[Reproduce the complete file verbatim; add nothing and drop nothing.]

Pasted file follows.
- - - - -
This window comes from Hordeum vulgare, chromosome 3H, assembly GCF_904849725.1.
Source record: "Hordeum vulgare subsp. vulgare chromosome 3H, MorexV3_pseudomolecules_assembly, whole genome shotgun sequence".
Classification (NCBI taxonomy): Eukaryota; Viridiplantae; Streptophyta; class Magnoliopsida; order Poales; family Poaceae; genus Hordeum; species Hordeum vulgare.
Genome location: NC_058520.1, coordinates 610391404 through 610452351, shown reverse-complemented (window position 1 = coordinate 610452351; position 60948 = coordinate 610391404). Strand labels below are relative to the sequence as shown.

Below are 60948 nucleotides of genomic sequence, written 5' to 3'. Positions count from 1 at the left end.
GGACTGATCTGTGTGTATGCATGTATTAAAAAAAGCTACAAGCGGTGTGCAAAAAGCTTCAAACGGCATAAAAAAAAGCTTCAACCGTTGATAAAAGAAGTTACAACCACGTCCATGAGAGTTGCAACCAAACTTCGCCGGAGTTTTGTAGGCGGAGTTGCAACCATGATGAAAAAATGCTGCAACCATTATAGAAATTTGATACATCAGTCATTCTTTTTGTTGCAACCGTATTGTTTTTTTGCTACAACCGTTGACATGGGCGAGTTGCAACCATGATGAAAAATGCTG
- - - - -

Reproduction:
This window comes from Hordeum vulgare, chromosome 3H, assembly GCF_904849725.1.
Source record: "Hordeum vulgare subsp. vulgare chromosome 3H, MorexV3_pseudomolecules_assembly, whole genome shotgun sequence".
Classification (NCBI taxonomy): Eukaryota; Viridiplantae; Streptophyta; class Magnoliopsida; order Poales; family Poaceae; genus Hordeum; species Hordeum vulgare.
Genome location: NC_058520.1, coordinates 610391404 through 610452351, shown reverse-complemented (window position 1 = coordinate 610452351; position 60948 = coordinate 610391404). Strand labels below are relative to the sequence as shown.

Below are 60948 nucleotides of genomic sequence, written 5' to 3'. Positions count from 1 at the left end.
GGACTGATCTGTGTGTATGCATGTATTAAAAAAAGCTACAAGCGGTGTGCAAAAAGCTTCAAACGGCATAAAAAAAAGCTTCAACCGTTGATAAAAGAAGTTACAACCACGTCCATGAGAGTTGCAACCAAACTTCGCCGGAGTTTTGTAGGCGGAGTTGCAACCATGATGAAAAAATGCTGCAACCATTATAGAAATTTGATACATCAGTCATTCTTTTTGTTGCAACCGTATTGTTTTTTTGCTACAACCGTTGACATGGGCGAGTTGCAACCATGATGAAAAATGCTG